State Sen. Evie Hudak is blasting a revived recall effort against her, calling the attempt to oust her from the Legislature over her votes on gun bills as “nothing more than a partisan political power grab.”
The Westminster Democrat is once again being targeted in a recall effort that could have significant ramifications for the balance of power in the Colorado Senate. A previous effort to oust Hudak stalled earlier this year.
In a recent interview with Colorado Community Media, Hudak leveled criticism against the group that is relaunching the recall effort, which is calling itself “Recall Hudak Too.”
“I’m disappointed that these extreme interest groups feel the need to waste our taxpayer dollars on another costly, manipulative recall process,” she said.
“This just isn’t the way that our government should function.”
The effort to oust Hudak comes on the heels of two successful recall efforts from last month, where both Senate President John Morse of Colorado Springs and Sen. Angela Giron of Pueblo, both Democrats, lost their seats in the Senate.
Hudak initially was targeted as part of an earlier recall effort, but petition signature gathering was put on hold in May so that advocacy groups could focus their efforts on Morse and Giron.
Now, organizers behind “Recall Hudak Too” have filed paperwork with the Secretary of State’s Office to resume the recall effort.
In order for a special recall election to take place, the group has until Dec. 3 to collect about 18,900 valid signatures of voters in Hudak’s Senate District 19, which includes Westminster and Arvada.
Hudak initially won her seat in 2008 with 51 percent of the vote. In 2012, she defeated Republican challenger Lang Sias by a margin of 342 votes, in a successful re-election where a Libertarian candidate took about 6.5 percent of the votes.
In an emailed statement, Mike McAlpine, a spokesman for the group, said that Hudak “has dishonored her sworn oath and commitment” as a senator over a number of positions she has taken while in office, including those having to do with gun-control legislation.
Earlier this year, Hudak voted for gun bills that are now law, which put in place universal background checks on gun sales and banned high-capacity ammunition magazines that exceed 15 rounds.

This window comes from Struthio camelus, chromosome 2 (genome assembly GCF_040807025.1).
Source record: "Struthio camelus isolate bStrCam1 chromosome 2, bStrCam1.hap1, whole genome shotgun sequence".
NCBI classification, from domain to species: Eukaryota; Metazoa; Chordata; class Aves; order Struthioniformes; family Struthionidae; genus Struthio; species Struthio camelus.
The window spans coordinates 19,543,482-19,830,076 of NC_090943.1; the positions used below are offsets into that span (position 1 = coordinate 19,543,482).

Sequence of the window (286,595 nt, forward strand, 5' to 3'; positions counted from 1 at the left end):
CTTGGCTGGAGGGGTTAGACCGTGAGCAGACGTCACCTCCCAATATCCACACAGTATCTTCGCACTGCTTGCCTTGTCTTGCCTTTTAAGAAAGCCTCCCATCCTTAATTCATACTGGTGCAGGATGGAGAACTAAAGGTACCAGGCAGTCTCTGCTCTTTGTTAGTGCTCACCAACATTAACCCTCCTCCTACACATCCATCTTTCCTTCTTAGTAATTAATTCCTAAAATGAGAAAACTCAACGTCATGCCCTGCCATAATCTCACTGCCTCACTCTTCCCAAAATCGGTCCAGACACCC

Hudak also sponsored a bill that is now law that places greater restrictions on the ability of domestic violence offenders to possess guns.
Those gun bills were backed by the Democrat-controlled General Assembly and received zero votes from Republicans.
“She has infringed upon our constitutional right to keep and bear arms,” McAlipine’s email reads.
Petition gatherers sporting yellow-colored “Recall Hudak” shirts have recently been seen circulating petitions in Arvada and Westminster.
When asked what it’s like to see people publicly trying to fire her from her job, Hudak said, “I guess I’ve gotten used to it.”
Hudak also said that she sees the recall effort as an obvious attempt to shift the balance of power in the Colorado Senate.
Right now, Democrats hold an 18-17 majority in the Legislature’s upper chamber. That number could flip with a Hudak ouster.
“This is nothing more than a partisan political power grab and has nothing to do with what I’ve done as a state senator,” she said. “I’ve listen to my constituents, and I’ve been actively engaged in my community.”
Right now, Hudak said she is not concerned about the possibility of losing her seat.
“I’m just proud of the work that I’ve done, what I’ve accomplished,” Hudak said. “I’m focused on the 2014 legislative session, and I’ll just go forward.
“As long as I’m a senator I’m going to continue to be a senator.”